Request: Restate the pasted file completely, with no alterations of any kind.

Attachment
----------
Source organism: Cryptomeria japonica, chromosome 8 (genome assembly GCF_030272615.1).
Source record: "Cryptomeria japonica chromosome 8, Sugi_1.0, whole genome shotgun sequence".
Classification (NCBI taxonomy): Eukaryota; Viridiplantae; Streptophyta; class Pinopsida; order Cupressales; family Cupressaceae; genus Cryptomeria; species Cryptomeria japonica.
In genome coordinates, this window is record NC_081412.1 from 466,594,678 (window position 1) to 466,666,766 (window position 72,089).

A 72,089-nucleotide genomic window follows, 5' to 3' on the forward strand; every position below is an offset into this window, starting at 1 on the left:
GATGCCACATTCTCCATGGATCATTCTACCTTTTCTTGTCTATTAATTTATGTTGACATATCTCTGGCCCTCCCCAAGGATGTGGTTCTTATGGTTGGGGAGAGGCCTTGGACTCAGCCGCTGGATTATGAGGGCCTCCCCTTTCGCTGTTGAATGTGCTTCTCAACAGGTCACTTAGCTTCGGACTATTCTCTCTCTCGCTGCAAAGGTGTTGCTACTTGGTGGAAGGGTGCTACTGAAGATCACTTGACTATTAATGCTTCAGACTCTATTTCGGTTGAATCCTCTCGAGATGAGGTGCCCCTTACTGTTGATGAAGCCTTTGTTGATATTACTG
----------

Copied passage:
Source organism: Cryptomeria japonica, chromosome 8 (genome assembly GCF_030272615.1).
Source record: "Cryptomeria japonica chromosome 8, Sugi_1.0, whole genome shotgun sequence".
Classification (NCBI taxonomy): Eukaryota; Viridiplantae; Streptophyta; class Pinopsida; order Cupressales; family Cupressaceae; genus Cryptomeria; species Cryptomeria japonica.
In genome coordinates, this window is record NC_081412.1 from 466,594,678 (window position 1) to 466,666,766 (window position 72,089).

A 72,089-nucleotide genomic window follows, 5' to 3' on the forward strand; every position below is an offset into this window, starting at 1 on the left:
GATGCCACATTCTCCATGGATCATTCTACCTTTTCTTGTCTATTAATTTATGTTGACATATCTCTGGCCCTCCCCAAGGATGTGGTTCTTATGGTTGGGGAGAGGCCTTGGACTCAGCCGCTGGATTATGAGGGCCTCCCCTTTCGCTGTTGAATGTGCTTCTCAACAGGTCACTTAGCTTCGGACTATTCTCTCTCTCGCTGCAAAGGTGTTGCTACTTGGTGGAAGGGTGCTACTGAAGATCACTTGACTATTAATGCTTCAGACTCTATTTCGGTTGAATCCTCTCGAGATGAGGTGCCCCTTACTGTTGATGAAGCCTTTGTTGATATTACTG